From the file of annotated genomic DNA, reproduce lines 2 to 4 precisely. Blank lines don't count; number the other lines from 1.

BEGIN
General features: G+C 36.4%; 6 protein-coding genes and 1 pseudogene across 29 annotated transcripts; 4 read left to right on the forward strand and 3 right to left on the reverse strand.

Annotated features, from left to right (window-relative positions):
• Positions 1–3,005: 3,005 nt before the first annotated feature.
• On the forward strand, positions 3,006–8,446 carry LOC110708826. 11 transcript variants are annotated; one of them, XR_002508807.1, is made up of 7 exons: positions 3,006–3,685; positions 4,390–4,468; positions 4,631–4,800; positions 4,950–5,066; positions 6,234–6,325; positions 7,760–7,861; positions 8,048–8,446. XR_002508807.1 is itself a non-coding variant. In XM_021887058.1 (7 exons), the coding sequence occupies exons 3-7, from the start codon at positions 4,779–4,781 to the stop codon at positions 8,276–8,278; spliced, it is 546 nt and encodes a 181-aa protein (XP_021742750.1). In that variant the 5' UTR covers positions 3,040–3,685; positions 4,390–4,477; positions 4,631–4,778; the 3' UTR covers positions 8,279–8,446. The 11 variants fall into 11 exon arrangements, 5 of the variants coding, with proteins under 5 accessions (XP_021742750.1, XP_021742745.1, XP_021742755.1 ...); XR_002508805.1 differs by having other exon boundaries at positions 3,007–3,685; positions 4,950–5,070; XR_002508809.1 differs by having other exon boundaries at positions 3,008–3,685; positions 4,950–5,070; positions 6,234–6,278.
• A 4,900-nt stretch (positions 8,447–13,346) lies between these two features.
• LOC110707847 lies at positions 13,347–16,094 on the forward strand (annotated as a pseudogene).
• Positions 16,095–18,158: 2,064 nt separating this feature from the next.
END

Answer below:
Annotated features, from left to right (window-relative positions):
• Positions 1–3,005: 3,005 nt before the first annotated feature.
• On the forward strand, positions 3,006–8,446 carry LOC110708826. 11 transcript variants are annotated; one of them, XR_002508807.1, is made up of 7 exons: positions 3,006–3,685; positions 4,390–4,468; positions 4,631–4,800; positions 4,950–5,066; positions 6,234–6,325; positions 7,760–7,861; positions 8,048–8,446. XR_002508807.1 is itself a non-coding variant. In XM_021887058.1 (7 exons), the coding sequence occupies exons 3-7, from the start codon at positions 4,779–4,781 to the stop codon at positions 8,276–8,278; spliced, it is 546 nt and encodes a 181-aa protein (XP_021742750.1). In that variant the 5' UTR covers positions 3,040–3,685; positions 4,390–4,477; positions 4,631–4,778; the 3' UTR covers positions 8,279–8,446. The 11 variants fall into 11 exon arrangements, 5 of the variants coding, with proteins under 5 accessions (XP_021742750.1, XP_021742745.1, XP_021742755.1 ...); XR_002508805.1 differs by having other exon boundaries at positions 3,007–3,685; positions 4,950–5,070; XR_002508809.1 differs by having other exon boundaries at positions 3,008–3,685; positions 4,950–5,070; positions 6,234–6,278.